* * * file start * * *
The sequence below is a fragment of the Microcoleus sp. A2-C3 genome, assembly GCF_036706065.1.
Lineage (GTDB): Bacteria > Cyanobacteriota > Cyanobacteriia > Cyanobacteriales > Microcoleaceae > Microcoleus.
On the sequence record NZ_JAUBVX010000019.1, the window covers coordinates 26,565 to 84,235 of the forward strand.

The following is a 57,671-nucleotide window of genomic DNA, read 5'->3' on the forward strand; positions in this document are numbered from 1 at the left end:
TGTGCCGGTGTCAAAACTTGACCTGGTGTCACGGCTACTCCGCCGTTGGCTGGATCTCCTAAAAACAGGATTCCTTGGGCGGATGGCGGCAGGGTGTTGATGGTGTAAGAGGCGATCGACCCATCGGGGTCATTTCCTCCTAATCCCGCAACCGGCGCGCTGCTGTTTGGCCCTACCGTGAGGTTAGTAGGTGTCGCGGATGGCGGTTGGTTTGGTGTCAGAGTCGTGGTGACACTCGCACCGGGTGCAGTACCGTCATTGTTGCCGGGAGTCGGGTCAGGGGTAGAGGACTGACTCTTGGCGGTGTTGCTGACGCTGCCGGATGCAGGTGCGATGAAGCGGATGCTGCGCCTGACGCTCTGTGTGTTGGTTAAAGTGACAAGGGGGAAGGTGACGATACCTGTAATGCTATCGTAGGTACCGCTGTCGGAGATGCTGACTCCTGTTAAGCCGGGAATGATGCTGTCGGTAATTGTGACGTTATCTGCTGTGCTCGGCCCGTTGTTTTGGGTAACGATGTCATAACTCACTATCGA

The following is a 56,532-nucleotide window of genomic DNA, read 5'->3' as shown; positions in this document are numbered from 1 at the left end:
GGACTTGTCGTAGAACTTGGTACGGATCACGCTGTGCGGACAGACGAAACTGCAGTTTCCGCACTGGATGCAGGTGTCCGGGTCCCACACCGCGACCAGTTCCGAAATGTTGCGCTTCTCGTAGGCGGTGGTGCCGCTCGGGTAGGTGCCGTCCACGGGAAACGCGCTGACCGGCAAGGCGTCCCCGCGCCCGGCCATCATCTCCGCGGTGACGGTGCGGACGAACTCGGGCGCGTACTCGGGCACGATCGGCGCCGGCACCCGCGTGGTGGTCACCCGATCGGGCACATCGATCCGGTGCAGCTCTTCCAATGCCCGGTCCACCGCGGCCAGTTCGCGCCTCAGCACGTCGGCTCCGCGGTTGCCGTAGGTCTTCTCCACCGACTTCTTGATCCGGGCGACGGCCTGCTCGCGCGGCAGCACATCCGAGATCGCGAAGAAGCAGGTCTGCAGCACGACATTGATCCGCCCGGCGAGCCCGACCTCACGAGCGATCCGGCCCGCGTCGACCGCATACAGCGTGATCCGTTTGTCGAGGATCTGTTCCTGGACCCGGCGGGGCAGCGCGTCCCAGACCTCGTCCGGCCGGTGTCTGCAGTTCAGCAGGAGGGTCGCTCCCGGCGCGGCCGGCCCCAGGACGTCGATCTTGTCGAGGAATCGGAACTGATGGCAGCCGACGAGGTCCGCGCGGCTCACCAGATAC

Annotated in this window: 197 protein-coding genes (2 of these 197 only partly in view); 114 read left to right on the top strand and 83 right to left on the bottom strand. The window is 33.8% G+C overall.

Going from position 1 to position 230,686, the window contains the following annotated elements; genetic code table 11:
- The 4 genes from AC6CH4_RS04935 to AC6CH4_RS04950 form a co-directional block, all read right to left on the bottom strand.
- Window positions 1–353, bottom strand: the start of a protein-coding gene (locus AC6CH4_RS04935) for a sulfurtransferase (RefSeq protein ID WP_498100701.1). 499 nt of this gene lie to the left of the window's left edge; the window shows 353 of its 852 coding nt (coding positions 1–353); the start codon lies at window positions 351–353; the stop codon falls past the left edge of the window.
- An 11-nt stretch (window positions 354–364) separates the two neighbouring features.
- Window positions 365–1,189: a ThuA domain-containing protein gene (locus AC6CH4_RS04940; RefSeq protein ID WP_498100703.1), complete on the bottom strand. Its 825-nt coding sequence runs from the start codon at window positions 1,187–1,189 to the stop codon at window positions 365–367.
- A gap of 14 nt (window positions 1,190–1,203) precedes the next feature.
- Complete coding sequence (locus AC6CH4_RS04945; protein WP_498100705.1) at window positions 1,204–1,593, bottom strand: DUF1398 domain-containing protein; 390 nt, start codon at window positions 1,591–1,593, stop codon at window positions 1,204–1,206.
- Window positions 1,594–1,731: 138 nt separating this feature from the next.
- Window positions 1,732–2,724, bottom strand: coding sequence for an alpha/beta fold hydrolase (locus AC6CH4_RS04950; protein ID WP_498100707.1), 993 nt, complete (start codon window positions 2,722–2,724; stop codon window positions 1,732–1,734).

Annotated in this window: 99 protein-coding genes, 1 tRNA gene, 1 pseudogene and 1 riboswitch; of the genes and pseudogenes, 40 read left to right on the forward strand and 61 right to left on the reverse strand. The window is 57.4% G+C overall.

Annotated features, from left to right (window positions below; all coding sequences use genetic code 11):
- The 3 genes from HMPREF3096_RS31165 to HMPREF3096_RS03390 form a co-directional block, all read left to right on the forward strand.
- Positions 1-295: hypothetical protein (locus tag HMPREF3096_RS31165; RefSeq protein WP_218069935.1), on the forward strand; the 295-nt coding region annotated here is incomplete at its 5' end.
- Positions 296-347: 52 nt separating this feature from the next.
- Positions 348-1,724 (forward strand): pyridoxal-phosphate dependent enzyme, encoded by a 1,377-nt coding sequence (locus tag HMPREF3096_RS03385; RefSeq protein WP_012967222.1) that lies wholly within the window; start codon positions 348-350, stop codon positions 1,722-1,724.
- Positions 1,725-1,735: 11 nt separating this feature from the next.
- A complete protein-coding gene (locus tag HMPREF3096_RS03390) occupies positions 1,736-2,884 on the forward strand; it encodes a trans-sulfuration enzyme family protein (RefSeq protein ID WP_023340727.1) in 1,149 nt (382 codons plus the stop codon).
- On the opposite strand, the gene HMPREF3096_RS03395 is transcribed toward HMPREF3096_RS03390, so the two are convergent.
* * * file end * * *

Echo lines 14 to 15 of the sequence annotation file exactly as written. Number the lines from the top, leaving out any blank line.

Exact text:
- A gap of 14 nt (window positions 1,190–1,203) precedes the next feature.
- Complete coding sequence (locus AC6CH4_RS04945; protein WP_498100705.1) at window positions 1,204–1,593, bottom strand: DUF1398 domain-containing protein; 390 nt, start codon at window positions 1,591–1,593, stop codon at window positions 1,204–1,206.